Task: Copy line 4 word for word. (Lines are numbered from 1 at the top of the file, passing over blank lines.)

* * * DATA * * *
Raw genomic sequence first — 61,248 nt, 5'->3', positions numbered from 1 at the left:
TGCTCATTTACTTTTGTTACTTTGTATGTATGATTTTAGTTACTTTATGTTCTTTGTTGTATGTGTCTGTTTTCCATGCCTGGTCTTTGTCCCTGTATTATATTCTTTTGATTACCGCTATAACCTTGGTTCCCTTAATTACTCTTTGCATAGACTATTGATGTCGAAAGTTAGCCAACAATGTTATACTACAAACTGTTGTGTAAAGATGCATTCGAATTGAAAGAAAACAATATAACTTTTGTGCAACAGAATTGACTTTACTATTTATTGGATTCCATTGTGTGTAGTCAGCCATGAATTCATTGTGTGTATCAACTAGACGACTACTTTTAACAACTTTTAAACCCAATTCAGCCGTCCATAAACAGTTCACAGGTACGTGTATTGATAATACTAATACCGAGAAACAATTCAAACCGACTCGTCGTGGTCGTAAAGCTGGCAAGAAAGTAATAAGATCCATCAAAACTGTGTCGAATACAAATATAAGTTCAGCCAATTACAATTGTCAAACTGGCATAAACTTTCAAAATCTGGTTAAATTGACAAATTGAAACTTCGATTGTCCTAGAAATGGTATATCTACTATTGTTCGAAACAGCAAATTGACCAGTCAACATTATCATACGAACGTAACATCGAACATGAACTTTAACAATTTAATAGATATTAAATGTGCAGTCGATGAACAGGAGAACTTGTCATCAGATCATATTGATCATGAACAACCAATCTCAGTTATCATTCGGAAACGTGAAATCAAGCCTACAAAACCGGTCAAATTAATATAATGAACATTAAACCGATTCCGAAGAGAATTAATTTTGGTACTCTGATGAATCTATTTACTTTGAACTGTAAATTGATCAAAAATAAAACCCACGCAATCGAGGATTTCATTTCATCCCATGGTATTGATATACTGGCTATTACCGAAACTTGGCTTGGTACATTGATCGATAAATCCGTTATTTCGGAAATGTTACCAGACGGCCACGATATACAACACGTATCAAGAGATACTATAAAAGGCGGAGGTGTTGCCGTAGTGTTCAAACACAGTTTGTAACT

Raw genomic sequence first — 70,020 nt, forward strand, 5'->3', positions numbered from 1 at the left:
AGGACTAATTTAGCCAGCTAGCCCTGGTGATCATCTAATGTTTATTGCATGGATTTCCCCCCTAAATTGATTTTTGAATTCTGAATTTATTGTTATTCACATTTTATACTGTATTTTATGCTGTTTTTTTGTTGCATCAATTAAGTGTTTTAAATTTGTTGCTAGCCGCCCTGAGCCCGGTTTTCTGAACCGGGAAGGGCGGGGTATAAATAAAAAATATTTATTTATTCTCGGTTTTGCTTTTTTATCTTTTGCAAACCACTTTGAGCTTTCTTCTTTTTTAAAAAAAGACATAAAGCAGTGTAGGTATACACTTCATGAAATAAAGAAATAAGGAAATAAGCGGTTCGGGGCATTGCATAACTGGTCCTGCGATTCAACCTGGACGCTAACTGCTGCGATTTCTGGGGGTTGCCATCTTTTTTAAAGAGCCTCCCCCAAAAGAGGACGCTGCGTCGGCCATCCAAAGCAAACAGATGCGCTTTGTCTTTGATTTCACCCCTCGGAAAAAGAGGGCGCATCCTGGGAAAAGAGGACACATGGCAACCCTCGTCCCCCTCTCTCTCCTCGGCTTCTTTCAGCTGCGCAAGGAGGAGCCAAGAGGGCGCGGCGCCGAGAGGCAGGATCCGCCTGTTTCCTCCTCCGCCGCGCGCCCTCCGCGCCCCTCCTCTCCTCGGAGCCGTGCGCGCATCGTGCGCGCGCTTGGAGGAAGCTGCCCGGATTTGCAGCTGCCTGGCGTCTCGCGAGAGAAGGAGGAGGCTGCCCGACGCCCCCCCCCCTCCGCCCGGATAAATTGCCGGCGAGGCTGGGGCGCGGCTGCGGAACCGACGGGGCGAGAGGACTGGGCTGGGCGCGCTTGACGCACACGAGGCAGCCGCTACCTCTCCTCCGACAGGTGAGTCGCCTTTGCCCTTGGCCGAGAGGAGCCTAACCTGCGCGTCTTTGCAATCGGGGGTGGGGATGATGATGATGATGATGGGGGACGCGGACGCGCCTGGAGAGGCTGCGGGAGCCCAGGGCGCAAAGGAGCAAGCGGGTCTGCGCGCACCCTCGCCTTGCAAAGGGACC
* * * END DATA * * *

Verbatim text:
AGGACTAATTTAGCCAGCTAGCCCTGGTGATCATCTAATGTTTATTGCATGGATTTCCCCCCTAAATTGATTTTTGAATTCTGAATTTATTGTTATTCACATTTTATACTGTATTTTATGCTGTTTTTTTGTTGCATCAATTAAGTGTTTTAAATTTGTTGCTAGCCGCCCTGAGCCCGGTTTTCTGAACCGGGAAGGGCGGGGTATAAATAAAAAATATTTATTTATTCTCGGTTTTGCTTTTTTATCTTTTGCAAACCACTTTGAGCTTTCTTCTTTTTTAAAAAAAGACATAAAGCAGTGTAGGTATACACTTCATGAAATAAAGAAATAAGGAAATAAGCGGTTCGGGGCATTGCATAACTGGTCCTGCGATTCAACCTGGACGCTAACTGCTGCGATTTCTGGGGGTTGCCATCTTTTTTAAAGAGCCTCCCCCAAAAGAGGACGCTGCGTCGGCCATCCAAAGCAAACAGATGCGCTTTGTCTTTGATTTCACCCCTCGGAAAAAGAGGGCGCATCCTGGGAAAAGAGGACACATGGCAACCCTCGTCCCCCTCTCTCTCCTCGGCTTCTTTCAGCTGCGCAAGGAGGAGCCAAGAGGGCGCGGCGCCGAGAGGCAGGATCCGCCTGTTTCCTCCTCCGCCGCGCGCCCTCCGCGCCCCTCCTCTCCTCGGAGCCGTGCGCGCATCGTGCGCGCGCTTGGAGGAAGCTGCCCGGATTTGCAGCTGCCTGGCGTCTCGCGAGAGAAGGAGGAGGCTGCCCGACGCCCCCCCCCCTCCGCCCGGATAAATTGCCGGCGAGGCTGGGGCGCGGCTGCGGAACCGACGGGGCGAGAGGACTGGGCTGGGCGCGCTTGACGCACACGAGGCAGCCGCTACCTCTCCTCCGACAGGTGAGTCGCCTTTGCCCTTGGCCGAGAGGAGCCTAACCTGCGCGTCTTTGCAATCGGGGGTGGGGATGATGATGATGATGATGGGGGACGCGGACGCGCCTGGAGAGGCTGCGGGAGCCCAGGGCGCAAAGGAGCAAGCGGGTCTGCGCGCACCCTCGCCTTGCAAAGGGACC